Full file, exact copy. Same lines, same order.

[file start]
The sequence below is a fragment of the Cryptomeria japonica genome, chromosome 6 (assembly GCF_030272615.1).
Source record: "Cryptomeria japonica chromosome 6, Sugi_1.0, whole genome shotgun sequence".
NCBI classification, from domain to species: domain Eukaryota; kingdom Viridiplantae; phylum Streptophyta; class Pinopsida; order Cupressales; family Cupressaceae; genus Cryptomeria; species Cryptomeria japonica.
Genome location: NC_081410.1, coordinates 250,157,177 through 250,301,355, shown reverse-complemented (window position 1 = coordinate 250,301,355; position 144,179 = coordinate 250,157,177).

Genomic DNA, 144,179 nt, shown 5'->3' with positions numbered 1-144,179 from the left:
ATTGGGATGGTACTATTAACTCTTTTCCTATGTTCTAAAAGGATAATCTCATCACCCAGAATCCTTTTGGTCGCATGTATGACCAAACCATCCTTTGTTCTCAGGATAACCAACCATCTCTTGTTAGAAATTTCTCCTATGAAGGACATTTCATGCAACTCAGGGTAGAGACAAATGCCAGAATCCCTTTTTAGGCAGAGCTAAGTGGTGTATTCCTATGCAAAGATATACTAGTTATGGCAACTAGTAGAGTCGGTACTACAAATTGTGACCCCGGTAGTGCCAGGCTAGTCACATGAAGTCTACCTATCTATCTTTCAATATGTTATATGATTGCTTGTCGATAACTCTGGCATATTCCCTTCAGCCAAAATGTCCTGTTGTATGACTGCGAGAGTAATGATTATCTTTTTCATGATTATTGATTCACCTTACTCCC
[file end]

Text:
The sequence below is a fragment of the Cryptomeria japonica genome, chromosome 6 (assembly GCF_030272615.1).
Source record: "Cryptomeria japonica chromosome 6, Sugi_1.0, whole genome shotgun sequence".
NCBI classification, from domain to species: domain Eukaryota; kingdom Viridiplantae; phylum Streptophyta; class Pinopsida; order Cupressales; family Cupressaceae; genus Cryptomeria; species Cryptomeria japonica.
Genome location: NC_081410.1, coordinates 250,157,177 through 250,301,355, shown reverse-complemented (window position 1 = coordinate 250,301,355; position 144,179 = coordinate 250,157,177).

Genomic DNA, 144,179 nt, shown 5'->3' with positions numbered 1-144,179 from the left:
ATTGGGATGGTACTATTAACTCTTTTCCTATGTTCTAAAAGGATAATCTCATCACCCAGAATCCTTTTGGTCGCATGTATGACCAAACCATCCTTTGTTCTCAGGATAACCAACCATCTCTTGTTAGAAATTTCTCCTATGAAGGACATTTCATGCAACTCAGGGTAGAGACAAATGCCAGAATCCCTTTTTAGGCAGAGCTAAGTGGTGTATTCCTATGCAAAGATATACTAGTTATGGCAACTAGTAGAGTCGGTACTACAAATTGTGACCCCGGTAGTGCCAGGCTAGTCACATGAAGTCTACCTATCTATCTTTCAATATGTTATATGATTGCTTGTCGATAACTCTGGCATATTCCCTTCAGCCAAAATGTCCTGTTGTATGACTGCGAGAGTAATGATTATCTTTTTCATGATTATTGATTCACCTTACTCCC